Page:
Personalist philosophy and managment

Because people are everything

This is the commercial slogan of the Danish consultancy Mercuri Urval.

Personalism has the same focus in management: To put the human and the person first in all thought. We are capable of building systems, corporations, theories, processes and organizations that can control us, or that we can use to control others. But if we fail to base it all on the strengths, weaknesses and potentials of the individual, the “corporation” will eventually collapse, owing to the weaknesses, errors or bad relationships of the individual person.

The long-term strength and potential of the corporation is never secured through good processes in strong structures, but through persons in solid relationships.

Anthropology and modern management

The personalist point of departure in management theory is that a person can only release his or her potential and persist as a “skillful employee” through good relationships with others. Management theorist Steven Covey and philosopher K. E. Løgstrup both use the word interdependency – mutual connectedness – to denote this I-thou-synergy – that community is the individual’s way to self-perception and that “the common good” brings joy and growth to the individual.

Or in other words: It is my colleague-relationships that can release my potential and engagement, and thereby set me free to be the person that I really am.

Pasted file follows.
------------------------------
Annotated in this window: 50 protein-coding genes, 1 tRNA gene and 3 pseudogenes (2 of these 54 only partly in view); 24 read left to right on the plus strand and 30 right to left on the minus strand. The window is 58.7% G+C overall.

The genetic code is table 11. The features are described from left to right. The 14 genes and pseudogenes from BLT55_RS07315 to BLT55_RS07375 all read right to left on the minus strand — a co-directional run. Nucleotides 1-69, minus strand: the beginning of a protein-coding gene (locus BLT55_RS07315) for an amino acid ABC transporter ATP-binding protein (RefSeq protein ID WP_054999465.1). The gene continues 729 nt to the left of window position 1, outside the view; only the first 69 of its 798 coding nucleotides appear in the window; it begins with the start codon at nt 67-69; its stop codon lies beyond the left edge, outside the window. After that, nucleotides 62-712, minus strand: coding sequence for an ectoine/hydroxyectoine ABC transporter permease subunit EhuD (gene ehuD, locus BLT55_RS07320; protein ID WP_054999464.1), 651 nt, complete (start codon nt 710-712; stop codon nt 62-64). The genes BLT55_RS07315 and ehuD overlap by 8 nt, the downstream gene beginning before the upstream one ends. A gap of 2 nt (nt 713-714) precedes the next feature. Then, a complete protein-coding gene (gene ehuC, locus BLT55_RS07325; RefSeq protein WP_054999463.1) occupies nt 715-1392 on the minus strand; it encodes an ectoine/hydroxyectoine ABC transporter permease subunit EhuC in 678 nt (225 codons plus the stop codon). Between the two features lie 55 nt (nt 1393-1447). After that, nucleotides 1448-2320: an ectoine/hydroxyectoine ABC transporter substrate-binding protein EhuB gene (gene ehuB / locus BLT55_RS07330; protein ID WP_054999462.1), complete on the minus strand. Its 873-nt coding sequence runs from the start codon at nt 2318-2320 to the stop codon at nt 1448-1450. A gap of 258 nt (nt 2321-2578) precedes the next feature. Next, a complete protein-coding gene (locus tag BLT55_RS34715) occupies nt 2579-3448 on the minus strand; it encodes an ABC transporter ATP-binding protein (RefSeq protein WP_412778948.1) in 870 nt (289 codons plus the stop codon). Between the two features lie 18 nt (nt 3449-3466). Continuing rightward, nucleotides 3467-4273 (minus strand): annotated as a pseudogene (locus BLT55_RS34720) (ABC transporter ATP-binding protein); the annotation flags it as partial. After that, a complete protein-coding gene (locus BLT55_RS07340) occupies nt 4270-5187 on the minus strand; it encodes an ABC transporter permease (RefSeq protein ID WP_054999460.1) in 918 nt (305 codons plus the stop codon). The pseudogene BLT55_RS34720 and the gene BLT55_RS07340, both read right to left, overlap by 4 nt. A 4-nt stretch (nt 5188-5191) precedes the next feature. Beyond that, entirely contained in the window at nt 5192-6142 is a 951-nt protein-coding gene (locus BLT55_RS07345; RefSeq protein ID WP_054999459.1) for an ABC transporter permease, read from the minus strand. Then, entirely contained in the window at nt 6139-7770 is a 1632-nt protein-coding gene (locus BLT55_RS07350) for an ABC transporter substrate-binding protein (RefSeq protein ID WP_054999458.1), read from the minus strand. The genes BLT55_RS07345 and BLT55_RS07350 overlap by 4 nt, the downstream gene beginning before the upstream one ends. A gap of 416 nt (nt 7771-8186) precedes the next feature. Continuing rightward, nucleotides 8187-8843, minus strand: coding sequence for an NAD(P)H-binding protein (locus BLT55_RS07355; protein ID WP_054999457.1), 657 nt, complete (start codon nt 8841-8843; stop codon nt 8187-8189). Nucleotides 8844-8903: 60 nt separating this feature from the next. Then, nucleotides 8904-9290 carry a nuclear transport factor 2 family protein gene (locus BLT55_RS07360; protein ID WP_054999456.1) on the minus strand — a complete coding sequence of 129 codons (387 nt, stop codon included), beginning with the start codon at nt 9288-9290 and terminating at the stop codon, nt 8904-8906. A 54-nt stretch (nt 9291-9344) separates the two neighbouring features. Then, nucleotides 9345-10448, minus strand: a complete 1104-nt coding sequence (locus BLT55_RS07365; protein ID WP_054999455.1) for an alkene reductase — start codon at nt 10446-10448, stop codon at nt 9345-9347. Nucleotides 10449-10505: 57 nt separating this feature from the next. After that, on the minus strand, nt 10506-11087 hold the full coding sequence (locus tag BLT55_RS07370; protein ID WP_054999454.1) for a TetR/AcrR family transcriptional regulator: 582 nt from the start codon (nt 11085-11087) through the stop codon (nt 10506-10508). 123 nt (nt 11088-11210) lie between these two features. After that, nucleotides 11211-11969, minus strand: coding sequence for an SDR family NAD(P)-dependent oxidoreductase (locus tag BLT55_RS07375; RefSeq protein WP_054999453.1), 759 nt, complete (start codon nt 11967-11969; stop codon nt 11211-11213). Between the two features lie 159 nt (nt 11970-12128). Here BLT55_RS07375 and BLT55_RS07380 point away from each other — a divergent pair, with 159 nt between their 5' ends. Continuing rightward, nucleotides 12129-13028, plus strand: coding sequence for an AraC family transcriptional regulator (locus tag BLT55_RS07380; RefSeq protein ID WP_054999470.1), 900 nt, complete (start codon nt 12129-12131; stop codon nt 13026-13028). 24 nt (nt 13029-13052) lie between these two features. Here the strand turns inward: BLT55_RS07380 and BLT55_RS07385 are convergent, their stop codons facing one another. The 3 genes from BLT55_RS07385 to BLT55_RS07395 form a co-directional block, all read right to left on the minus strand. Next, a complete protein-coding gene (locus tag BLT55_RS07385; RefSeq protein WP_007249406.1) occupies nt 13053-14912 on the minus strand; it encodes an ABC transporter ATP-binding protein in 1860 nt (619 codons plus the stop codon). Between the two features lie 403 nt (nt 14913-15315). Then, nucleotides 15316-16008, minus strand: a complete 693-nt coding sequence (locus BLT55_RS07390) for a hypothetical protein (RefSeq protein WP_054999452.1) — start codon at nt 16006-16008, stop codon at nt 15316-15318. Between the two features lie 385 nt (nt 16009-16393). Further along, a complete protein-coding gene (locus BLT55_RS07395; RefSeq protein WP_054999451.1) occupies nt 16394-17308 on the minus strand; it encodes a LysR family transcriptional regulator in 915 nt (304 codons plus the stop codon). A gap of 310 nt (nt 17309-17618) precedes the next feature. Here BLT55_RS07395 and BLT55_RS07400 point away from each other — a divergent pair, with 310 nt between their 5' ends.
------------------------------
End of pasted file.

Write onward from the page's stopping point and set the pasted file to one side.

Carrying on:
A personalist theory of management must find its point of departure in the personalist anthropology. Management must value personal relationships, creative engagement and the dignity of the employee.

Is this approach to management realistic today? Is it not too soft, vague and naïve? Theory of management often focuses on process, efficiency and optimization, but has not resolved the fundamental question of values and anthropology. Modern theory of management has the flawed perception that control and management is only a matter of method and communication. This is part of it, but without a conscious anthropology and a value-based approach to the employee as an individual, these robot-methods will continue to demand more methods, more control and more employees.

What is management?

A personalist definition of management could sound as follows: “Management is to motivate a group of persons to carry out a common vision within the framework of the groups mission and values.”

Other useful definitions of management focus more on managing the task. And every manager should decide what form of management he or she is best suited for and intends to develop. However, any manager must first and foremost reflect on his or her own values and view of human nature. The assertion is that this is the only way for a person to become a reliable and efficient leader.

If a manager intends to execute plans and reach results within a budget, but at the same time wants the employees to fully develop their individual potential along the way, then the management style has to contain both person-management (leadership) and control-management.

Person-management only works if the manager is conscious of his or her own anthropology. Through this clarification, personalism offers a coherent set of ideas about the human person.

Management, anthropology and personalism